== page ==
Despite the Ukrainian banking system not operating in temporarily occupied territories, Kyiv continues to disburse payments to pensioners residing there. Moreover, there are mechanisms of questionable legality for cashing Ukrainian pensions.
Several pensioners living in the occupied territories have told OstroV that there are no issues with disbursing pensions and other social payments. The main problem lies in receiving these funds in cash.
"The money is credited to the account of those who managed to get a Ukrainian bank card. It is easy to check in your personal account. Some people set it up themselves, while others get help from their children, even from areas under Ukrainian control. There are ways. People have adapted. But they don't accept Ukrainian bank cards here; you can't pay in stores, and you can't withdraw cash from them. It seems like a critical situation. But even here, people have found a solution", - said pensioner Mariia K., who resides in Mariupol.
It's worth mentioning that, for many pensioners who, for various reasons, have remained living in the occupied areas, their Ukrainian pension is a means of survival. For example, Mariia stayed in the war-torn city of Mariupol to take care of her bedridden brother. She finds it difficult to witness the transformation of her hometown under the occupation, but she couldn't find any other option.
"Otherwise, he (her brother – ed.) would have simply died alone. He is non-transportable", - the woman emphasized.
For her, the local pension alone is not enough to make ends meet. The monthly payments amount to around 10,000 rubles (approximately 3,800 hryvnias). However, with the arrival of the occupiers, prices have increased at least twofold, and she hasn't been able to find any side hustle.
It's worth noting that in the occupied Mariupol, two types of pensions are essentially paid: local (from the so-called "DNR"), which is around 10,000 rubles, or russian, the process of which started not long ago. The russian pension is, of course, higher, but it requires obtaining a russian passport, as well as other documents confirming employment history.
"To receive a pension, you need a russian passport. No passport means no money. They talked about no compulsory passportization, though. Yeah, right. However, even with it, you won’t get that pension. Because providing the lost documents (which are also required) is impossible. As a result, instead of a pension, only a passport remains. That's how it is", - confirms Petro Andriushchenko, an advisor to the mayor of Mariupol.
According to OstroV, even with all these documents in hand, the process of obtaining a russian pension can take several months.
"People line up from the middle of the night to get a voucher for pension recalculation. There are shouts, fights, and whatnot. They only accept a few people a day, so the process is very slow", - said Iryna, a Mariupol resident, speaking to OstroV.
Recently, the leader of the "DNR", Denis Pushilin, boasted that more than 223,000 people had applied for a pension review. However, he didn't mention that as of January 2023, according to the estimates of the occupation authorities, more than 743,000 pensioners were registered in the "DNR". This means that only slightly over 30% of pensioners managed to submit an application. It's unknown how many of them are already receiving a russian pension. The collaborator also admitted that vouchers for pension recalculation need to be obtained several months in advance and promised to "speed up the procedure".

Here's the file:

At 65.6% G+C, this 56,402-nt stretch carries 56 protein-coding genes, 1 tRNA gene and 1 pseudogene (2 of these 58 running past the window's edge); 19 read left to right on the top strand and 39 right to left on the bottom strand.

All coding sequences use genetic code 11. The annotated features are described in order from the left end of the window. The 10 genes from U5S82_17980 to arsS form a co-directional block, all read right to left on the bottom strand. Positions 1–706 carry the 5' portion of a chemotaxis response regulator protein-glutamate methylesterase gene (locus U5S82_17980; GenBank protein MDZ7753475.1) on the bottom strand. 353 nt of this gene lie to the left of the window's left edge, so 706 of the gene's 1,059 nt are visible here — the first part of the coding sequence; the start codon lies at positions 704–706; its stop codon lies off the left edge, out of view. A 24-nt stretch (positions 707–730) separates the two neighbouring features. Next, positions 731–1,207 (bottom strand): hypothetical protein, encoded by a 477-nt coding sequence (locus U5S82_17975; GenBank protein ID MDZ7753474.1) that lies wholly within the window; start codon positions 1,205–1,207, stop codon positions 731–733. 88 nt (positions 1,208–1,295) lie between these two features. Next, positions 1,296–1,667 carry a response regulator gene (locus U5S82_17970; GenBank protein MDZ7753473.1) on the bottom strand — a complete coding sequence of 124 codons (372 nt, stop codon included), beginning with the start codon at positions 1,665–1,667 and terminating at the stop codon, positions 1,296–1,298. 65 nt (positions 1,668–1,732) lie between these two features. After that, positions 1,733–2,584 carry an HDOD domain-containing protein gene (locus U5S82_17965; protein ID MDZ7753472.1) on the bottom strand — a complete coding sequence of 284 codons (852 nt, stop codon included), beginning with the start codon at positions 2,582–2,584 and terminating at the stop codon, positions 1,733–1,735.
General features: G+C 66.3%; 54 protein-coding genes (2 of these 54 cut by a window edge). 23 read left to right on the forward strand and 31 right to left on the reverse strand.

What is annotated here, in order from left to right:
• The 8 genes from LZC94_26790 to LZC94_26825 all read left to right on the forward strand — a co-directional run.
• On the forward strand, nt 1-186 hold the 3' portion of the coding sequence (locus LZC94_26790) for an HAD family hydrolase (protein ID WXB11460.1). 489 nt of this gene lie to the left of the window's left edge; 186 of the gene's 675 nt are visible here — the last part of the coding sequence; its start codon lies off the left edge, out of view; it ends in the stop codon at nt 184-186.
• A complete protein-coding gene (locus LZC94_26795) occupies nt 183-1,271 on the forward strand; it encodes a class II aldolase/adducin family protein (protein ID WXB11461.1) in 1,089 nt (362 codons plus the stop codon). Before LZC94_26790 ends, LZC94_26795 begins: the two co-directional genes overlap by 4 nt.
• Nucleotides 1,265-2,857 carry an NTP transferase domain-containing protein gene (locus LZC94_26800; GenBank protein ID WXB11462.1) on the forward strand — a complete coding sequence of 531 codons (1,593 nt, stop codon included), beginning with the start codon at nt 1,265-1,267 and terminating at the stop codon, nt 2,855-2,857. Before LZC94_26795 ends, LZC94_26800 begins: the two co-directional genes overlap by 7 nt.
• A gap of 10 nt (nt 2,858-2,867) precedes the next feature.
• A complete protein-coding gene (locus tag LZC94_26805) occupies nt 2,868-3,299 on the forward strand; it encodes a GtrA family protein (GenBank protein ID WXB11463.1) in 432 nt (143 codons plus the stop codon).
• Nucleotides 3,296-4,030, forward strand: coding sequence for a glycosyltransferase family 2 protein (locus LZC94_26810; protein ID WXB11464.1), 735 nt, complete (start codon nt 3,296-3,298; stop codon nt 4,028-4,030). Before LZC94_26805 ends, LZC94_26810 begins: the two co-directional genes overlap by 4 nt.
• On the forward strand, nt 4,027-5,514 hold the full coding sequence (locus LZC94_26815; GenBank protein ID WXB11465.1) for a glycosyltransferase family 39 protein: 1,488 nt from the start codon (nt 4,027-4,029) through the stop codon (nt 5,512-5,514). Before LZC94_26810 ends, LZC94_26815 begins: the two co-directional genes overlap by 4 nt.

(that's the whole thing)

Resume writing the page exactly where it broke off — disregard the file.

Mariia K. from Mariupol still hasn't applied for a russian pension due to a lack of time and the ability to stand in queues for days. She continues to receive Ukrainian payments that help her make ends meet.
"I have no issues with Ukraine due to the disbursing of the money. But cashing this money here is a quest. And I don’t know who profits from this. I don't want to support the occupiers, but I don't know of any alternatives", - says the pensioner.
Ukraine disburses but doesn't control the receipt
Despite russia's military aggression and active combat operations for residents living in settlements located in the occupation, the payment of pensions continues in full and in accordance with the provisions outlined in the Cabinet of Ministers of Ukraine Resolution No. 162 of February 26, 2022, "On the Features of Pension Payments and Delivery of Financial Aid during the Introduction of Martial Law". This was confirmed to OstroV by the Pension Fund of Ukraine.
"The terms for withdrawing funds from the current account in the bank are determined by the terms of the agreement between the pension recipient and the authorized bank", - explained the Pension Fund.
Furthermore, the Pension Fund emphasized that regulatory acts do not provide for authorized banks to transmit information to the Pension Fund about where pensioners receive their funds.
In other words, neither the Pension Fund nor the Ministry of Social Policy can control where Ukrainian pensions are being cashed. The Security Service of Ukraine also did not explain how control is exercised over how pensioners receive Ukrainian pensions in temporarily occupied territories. Instead, OstroV's request was redirected to the Ministry of Social Policy.
Serhiy Stepanovych, a pensioner from Donetsk, said that there were no problems with the disbursing of Ukrainian pensions before the full-scale russian invasion or after.